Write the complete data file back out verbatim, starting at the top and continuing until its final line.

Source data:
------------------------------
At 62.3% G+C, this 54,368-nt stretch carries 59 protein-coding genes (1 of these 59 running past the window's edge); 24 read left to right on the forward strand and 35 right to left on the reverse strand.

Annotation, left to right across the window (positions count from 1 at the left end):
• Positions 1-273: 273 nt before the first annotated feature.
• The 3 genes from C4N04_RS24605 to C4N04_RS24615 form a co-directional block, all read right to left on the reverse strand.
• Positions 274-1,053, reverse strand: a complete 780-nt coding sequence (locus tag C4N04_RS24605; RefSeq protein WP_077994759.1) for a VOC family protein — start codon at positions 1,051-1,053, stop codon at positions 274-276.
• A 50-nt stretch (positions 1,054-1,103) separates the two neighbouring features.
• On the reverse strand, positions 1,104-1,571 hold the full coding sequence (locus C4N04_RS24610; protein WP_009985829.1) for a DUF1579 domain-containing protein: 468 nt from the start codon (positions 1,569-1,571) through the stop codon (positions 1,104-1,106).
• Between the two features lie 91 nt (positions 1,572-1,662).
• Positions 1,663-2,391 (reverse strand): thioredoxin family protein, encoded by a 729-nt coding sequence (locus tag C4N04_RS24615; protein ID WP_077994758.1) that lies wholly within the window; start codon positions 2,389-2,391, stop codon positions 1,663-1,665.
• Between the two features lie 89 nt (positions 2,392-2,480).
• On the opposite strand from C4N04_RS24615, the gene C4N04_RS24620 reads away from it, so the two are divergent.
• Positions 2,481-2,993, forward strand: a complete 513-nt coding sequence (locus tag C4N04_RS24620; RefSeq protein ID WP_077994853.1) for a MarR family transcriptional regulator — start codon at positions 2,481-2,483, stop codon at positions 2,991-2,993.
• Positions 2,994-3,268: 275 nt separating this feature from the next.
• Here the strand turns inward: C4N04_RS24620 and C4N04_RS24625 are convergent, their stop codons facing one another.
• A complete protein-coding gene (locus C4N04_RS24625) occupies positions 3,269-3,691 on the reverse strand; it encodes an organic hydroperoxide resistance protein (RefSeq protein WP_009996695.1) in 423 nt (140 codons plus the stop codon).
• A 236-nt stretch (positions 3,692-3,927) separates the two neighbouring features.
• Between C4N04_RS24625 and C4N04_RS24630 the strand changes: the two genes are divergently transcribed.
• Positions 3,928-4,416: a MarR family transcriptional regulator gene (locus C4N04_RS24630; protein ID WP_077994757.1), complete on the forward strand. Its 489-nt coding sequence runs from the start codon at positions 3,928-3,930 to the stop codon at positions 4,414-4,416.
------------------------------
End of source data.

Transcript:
At 62.3% G+C, this 54,368-nt stretch carries 59 protein-coding genes (1 of these 59 running past the window's edge); 24 read left to right on the forward strand and 35 right to left on the reverse strand.

Annotation, left to right across the window (positions count from 1 at the left end):
• Positions 1-273: 273 nt before the first annotated feature.
• The 3 genes from C4N04_RS24605 to C4N04_RS24615 form a co-directional block, all read right to left on the reverse strand.
• Positions 274-1,053, reverse strand: a complete 780-nt coding sequence (locus tag C4N04_RS24605; RefSeq protein WP_077994759.1) for a VOC family protein — start codon at positions 1,051-1,053, stop codon at positions 274-276.
• A 50-nt stretch (positions 1,054-1,103) separates the two neighbouring features.
• On the reverse strand, positions 1,104-1,571 hold the full coding sequence (locus C4N04_RS24610; protein WP_009985829.1) for a DUF1579 domain-containing protein: 468 nt from the start codon (positions 1,569-1,571) through the stop codon (positions 1,104-1,106).
• Between the two features lie 91 nt (positions 1,572-1,662).
• Positions 1,663-2,391 (reverse strand): thioredoxin family protein, encoded by a 729-nt coding sequence (locus tag C4N04_RS24615; protein ID WP_077994758.1) that lies wholly within the window; start codon positions 2,389-2,391, stop codon positions 1,663-1,665.
• Between the two features lie 89 nt (positions 2,392-2,480).
• On the opposite strand from C4N04_RS24615, the gene C4N04_RS24620 reads away from it, so the two are divergent.
• Positions 2,481-2,993, forward strand: a complete 513-nt coding sequence (locus tag C4N04_RS24620; RefSeq protein ID WP_077994853.1) for a MarR family transcriptional regulator — start codon at positions 2,481-2,483, stop codon at positions 2,991-2,993.
• Positions 2,994-3,268: 275 nt separating this feature from the next.
• Here the strand turns inward: C4N04_RS24620 and C4N04_RS24625 are convergent, their stop codons facing one another.
• A complete protein-coding gene (locus C4N04_RS24625) occupies positions 3,269-3,691 on the reverse strand; it encodes an organic hydroperoxide resistance protein (RefSeq protein WP_009996695.1) in 423 nt (140 codons plus the stop codon).
• A 236-nt stretch (positions 3,692-3,927) separates the two neighbouring features.
• Between C4N04_RS24625 and C4N04_RS24630 the strand changes: the two genes are divergently transcribed.
• Positions 3,928-4,416: a MarR family transcriptional regulator gene (locus C4N04_RS24630; protein ID WP_077994757.1), complete on the forward strand. Its 489-nt coding sequence runs from the start codon at positions 3,928-3,930 to the stop codon at positions 4,414-4,416.